Pigs and Peaches festival charms locals with BBQ and music


Courtesy of Chris Nowak (presto photography)

Pigs and Peaches celebrated their twentieth year of BBQ and fun with another entertaining festival. Homemade lemonade appeared at multiple stands and the scent of classic southern food wafted through the air. Now one of the region’s most beloved festivals, the event annually attracts an estimated sixty five thousand visitors.

Hannah Gresham, Features Editor

From its modest beginnings in Kennesaw’s historic train depot in 2000, Pigs and Peaches transformed into a well-known, entertaining festival. The event, which takes place in Kennesaw at Adams Park, features two days of non-stop music, mouth-watering food, and plenty of family-oriented fun.

Vendor stands cover concrete trails where locals lined up for foods such as funnel cakes, chicken tenders, fried Oreos, and barbeque. The blazing sun and sweet peaches remind Kennesaw natives of the Deep South. 

Vendors sold countless homemade goods, such as jewelry, bags, shirts, and authentic leather belts. Soap Scents and Such showed off their variety of specialty soaps, bath bombs, bath salts, facial products, and more at their stand. 

“Our soaps are all super creative and colorful, I couldn’t choose a favorite. I have a lot of fun making them and being able to earn money off of a hobby is a plus,” owner Jane Mauritz said. 

Mayor Derek Easterling announced the winners of the barbeque contest in the late afternoon on Saturday, with an awaiting crowd cheering on the multiple contestants. The competition splits contestants into two separate categories: Professional and Backyard.  The professional contest, sanctioned by Kansas City Barbeque society, includes experienced teams, while the backyard contest includes inexperienced teams. Participants may come with extensive knowledge of cooking or may come as amateurs, just looking to pursue a hobby. Regardless, the smell of barbeque drifting through the air provides enough reason to compete.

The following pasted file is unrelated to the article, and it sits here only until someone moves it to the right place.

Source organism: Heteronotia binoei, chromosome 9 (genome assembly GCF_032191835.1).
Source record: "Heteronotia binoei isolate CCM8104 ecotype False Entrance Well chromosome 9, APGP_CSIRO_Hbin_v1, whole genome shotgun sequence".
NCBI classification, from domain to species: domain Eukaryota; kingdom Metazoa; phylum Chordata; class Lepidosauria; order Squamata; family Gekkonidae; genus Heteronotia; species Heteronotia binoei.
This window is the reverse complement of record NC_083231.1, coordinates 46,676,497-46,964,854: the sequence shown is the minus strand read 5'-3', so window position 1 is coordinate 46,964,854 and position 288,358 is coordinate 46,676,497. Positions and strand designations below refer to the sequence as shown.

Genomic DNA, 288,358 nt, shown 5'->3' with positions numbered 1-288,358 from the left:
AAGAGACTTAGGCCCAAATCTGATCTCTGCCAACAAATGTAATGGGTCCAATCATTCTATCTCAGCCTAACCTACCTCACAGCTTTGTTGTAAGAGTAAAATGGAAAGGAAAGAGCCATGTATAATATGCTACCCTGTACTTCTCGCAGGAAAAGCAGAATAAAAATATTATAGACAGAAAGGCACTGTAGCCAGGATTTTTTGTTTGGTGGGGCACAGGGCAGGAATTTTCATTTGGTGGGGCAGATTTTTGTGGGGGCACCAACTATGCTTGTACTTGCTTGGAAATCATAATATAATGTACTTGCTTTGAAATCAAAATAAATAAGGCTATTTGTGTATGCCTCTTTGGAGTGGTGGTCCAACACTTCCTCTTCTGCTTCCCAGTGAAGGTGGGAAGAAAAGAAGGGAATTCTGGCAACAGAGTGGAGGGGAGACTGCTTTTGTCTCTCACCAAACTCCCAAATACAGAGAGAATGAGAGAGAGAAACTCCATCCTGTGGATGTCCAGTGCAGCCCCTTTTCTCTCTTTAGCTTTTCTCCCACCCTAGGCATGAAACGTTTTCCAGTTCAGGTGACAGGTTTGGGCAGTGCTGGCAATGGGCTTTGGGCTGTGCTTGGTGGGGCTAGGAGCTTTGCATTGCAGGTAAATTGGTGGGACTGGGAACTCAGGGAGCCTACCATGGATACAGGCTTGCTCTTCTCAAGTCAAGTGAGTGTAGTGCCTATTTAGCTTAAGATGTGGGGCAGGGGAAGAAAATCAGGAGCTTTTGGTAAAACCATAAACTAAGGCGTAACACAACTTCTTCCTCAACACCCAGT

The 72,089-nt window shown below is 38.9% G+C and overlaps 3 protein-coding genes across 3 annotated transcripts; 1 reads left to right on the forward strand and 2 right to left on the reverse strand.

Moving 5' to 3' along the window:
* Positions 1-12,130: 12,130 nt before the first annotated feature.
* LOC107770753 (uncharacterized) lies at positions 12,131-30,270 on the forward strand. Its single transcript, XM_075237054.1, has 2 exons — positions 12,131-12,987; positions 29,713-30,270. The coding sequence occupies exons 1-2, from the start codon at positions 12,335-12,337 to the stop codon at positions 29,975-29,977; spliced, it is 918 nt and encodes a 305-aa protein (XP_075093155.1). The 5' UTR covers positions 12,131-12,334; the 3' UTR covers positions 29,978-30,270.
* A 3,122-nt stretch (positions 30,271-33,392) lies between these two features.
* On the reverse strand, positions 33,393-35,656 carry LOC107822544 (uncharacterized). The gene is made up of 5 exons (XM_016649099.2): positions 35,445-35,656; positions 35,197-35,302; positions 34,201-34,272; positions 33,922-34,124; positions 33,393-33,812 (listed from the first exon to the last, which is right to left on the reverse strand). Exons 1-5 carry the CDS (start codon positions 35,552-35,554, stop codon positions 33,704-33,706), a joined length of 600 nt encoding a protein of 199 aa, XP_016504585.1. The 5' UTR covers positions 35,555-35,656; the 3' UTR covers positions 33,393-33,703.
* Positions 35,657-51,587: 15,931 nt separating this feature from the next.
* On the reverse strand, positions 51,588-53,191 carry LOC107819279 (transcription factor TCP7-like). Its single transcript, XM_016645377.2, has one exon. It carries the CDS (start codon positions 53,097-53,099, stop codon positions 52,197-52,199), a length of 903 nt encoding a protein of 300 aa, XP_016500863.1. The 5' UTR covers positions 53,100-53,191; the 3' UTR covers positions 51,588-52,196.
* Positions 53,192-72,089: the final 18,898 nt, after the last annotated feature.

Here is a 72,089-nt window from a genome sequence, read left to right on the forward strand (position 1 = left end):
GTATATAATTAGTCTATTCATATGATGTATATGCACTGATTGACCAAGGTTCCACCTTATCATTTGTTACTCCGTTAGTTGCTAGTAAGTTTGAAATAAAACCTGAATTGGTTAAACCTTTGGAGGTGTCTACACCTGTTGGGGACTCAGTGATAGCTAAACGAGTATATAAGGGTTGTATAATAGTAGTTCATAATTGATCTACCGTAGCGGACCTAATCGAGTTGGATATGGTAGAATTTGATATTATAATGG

The judges based the scores on four categories: chicken, pork ribs, pork, and beef brisket. Etowah Smokes, one of the numerous teams competing in the contest, earned high placements in multiple categories. They landed in first place for the peach dessert contest and 3rd place overall. Angry Jack Barbeque left as the grand champion of the competition. The competition team placed high in multiple categories and allowed everyone to observe their impressive skills. 

The family stage presented several dance companies and ensembles, which local groups could apply for online. The White Diamonds Dance team, a dance group in Kennesaw, performed on Saturday and the ecstatic girls walked around the festival after their tiring performance. 

“I like the crowd here, they’re really supportive when we perform and the community makes it a lot of fun,” Boston Simpson, a student at Kell high school and junior co-captain of the team, said. 

The main stage housed performances from local bands throughout the two day festival. Groups like Shyanne, Angie Lynn Carter, Flying Buffalos and more all performed on Saturday. Visitors sat under the large tents near the stage and enjoyed fried foods while cheering on the performances. 

Brittani Farmer, the special events coordinator at Kennesaw Parks and Recreation, and a couple of other employees began planning this impressive event as soon as the previous festival ended. The event takes an abundance of planning and hard work, but it pays off when seeing the happiness the festival brings.

“Pigs and Peaches is something for the entire community to look forward to. I love the variety of entertainment and the abundance of food was delicious,” senior Onyx Kimm said.